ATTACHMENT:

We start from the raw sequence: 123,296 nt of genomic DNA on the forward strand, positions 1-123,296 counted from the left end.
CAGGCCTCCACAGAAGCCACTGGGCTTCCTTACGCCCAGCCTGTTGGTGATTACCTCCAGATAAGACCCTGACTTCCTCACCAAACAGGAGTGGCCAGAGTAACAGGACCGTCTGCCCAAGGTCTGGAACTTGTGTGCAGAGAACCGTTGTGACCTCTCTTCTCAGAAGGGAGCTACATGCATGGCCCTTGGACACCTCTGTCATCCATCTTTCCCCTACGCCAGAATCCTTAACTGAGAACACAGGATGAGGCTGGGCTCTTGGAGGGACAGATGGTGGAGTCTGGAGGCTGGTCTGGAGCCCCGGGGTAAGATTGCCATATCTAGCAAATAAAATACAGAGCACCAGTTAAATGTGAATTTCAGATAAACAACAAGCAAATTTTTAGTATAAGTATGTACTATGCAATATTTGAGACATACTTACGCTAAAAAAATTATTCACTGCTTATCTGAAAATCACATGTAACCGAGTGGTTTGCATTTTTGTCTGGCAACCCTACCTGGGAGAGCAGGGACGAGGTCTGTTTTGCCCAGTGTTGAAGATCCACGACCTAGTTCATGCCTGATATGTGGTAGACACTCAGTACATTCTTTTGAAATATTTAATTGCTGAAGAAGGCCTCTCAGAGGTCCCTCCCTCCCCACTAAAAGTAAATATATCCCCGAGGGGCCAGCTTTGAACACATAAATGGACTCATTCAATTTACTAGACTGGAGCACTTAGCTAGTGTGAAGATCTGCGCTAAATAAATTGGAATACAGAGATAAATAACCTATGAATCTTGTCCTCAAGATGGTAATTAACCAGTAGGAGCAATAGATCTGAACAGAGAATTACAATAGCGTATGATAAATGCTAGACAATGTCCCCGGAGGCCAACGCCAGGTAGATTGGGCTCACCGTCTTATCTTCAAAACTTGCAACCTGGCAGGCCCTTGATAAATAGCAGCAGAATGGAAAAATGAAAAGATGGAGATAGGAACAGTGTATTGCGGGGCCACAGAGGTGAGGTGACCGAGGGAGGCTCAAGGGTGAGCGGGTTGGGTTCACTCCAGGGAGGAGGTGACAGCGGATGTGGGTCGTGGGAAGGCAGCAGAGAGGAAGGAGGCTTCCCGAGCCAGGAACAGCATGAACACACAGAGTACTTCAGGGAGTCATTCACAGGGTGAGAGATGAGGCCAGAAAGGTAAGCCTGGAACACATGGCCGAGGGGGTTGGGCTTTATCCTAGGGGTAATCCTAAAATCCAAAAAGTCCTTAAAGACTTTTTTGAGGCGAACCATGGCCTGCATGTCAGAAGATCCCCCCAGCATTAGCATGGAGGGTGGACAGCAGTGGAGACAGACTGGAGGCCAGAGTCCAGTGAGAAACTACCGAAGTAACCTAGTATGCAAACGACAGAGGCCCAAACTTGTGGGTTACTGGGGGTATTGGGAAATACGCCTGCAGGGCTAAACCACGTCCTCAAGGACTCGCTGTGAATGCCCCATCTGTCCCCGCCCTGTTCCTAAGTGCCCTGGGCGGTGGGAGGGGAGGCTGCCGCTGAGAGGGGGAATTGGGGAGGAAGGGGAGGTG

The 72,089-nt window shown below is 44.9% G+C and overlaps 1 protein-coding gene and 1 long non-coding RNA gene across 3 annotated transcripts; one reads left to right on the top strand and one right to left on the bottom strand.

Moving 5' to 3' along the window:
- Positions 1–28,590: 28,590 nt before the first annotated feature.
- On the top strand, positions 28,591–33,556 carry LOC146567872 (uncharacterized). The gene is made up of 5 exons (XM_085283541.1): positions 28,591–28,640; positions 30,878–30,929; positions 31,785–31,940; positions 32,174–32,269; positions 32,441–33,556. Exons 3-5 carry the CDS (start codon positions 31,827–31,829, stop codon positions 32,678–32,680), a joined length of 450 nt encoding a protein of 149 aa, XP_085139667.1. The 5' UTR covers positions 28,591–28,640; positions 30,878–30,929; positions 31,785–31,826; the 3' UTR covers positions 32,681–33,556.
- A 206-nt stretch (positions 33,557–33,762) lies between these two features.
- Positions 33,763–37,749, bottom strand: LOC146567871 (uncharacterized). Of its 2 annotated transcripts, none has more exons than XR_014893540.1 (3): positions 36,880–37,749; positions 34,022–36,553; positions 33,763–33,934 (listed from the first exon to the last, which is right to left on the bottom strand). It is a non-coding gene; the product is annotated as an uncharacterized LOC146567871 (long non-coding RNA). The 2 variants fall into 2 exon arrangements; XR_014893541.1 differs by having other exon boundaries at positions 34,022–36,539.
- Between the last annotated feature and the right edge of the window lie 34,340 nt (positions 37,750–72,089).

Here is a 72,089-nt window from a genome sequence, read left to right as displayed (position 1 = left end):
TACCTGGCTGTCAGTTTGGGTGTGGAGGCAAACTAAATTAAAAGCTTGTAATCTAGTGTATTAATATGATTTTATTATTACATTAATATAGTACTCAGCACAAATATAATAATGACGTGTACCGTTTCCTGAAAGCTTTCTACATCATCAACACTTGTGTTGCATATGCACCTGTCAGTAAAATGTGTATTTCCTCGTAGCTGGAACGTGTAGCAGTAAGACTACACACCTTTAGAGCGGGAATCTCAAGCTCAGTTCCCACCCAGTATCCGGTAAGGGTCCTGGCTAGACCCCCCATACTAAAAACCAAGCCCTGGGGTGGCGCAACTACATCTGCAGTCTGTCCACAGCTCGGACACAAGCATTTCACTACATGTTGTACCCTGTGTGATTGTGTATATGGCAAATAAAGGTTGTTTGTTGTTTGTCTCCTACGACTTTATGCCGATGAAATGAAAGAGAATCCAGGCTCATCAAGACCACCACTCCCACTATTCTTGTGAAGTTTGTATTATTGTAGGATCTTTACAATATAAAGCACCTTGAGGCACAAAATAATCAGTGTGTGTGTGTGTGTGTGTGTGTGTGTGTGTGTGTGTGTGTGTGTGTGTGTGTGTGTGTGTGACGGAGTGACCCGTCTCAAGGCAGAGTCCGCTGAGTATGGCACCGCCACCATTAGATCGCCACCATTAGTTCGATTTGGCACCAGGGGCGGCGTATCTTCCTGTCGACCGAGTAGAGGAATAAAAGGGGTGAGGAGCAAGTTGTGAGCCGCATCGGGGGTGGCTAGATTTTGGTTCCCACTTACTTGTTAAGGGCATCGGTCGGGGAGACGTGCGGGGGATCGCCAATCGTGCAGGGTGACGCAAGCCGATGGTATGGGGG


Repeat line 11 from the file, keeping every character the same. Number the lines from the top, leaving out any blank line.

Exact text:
TACCTGGCTGTCAGTTTGGGTGTGGAGGCAAACTAAATTAAAAGCTTGTAATCTAGTGTATTAATATGATTTTATTATTACATTAATATAGTACTCAGCACAAATATAATAATGACGTGTACCGTTTCCTGAAAGCTTTCTACATCATCAACACTTGTGTTGCATATGCACCTGTCAGTAAAATGTGTATTTCCTCGTAGCTGGAACGTGTAGCAGTAAGACTACACACCTTTAGAGCGGGAATCTCAAGCTCAGTTCCCACCCAGTATCCGGTAAGGGTCCTGGCTAGACCCCCCATACTAAAAACCAAGCCCTGGGGTGGCGCAACTACATCTGCAGTCTGTCCACAGCTCGGACACAAGCATTTCACTACATGTTGTACCCTGTGTGATTGTGTATATGGCAAATAAAGGTTGTTTGTTGTTTGTCTCCTACGACTTTATGCCGATGAAATGAAAGAGAATCCAGGCTCATCAAGACCACCACTCCCACTATTCTTGTGAAGTTTGTATTATTGTAGGATCTTTACAATATAAAGCACCTTGAGGCACAAAATAATCAGTGTGTGTGTGTGTGTGTGTGTGTGTGTGTGTGTGTGTGTGTGTGTGTGTGTGTGTGTGTGTGACGGAGTGACCCGTCTCAAGGCAGAGTCCGCTGAGTATGGCACCGCCACCATTAGATCGCCACCATTAGTTCGATTTGGCACCAGGGGCGGCGTATCTTCCTGTCGACCGAGTAGAGGAATAAAAGGGGTGAGGAGCAAGTTGTGAGCCGCATCGGGGGTGGCTAGATTTTGGTTCCCACTTACTTGTTAAGGGCATCGGTCGGGGAGACGTGCGGGGGATCGCCAATCGTGCAGGGTGACGCAAGCCGATGGTATGGGGG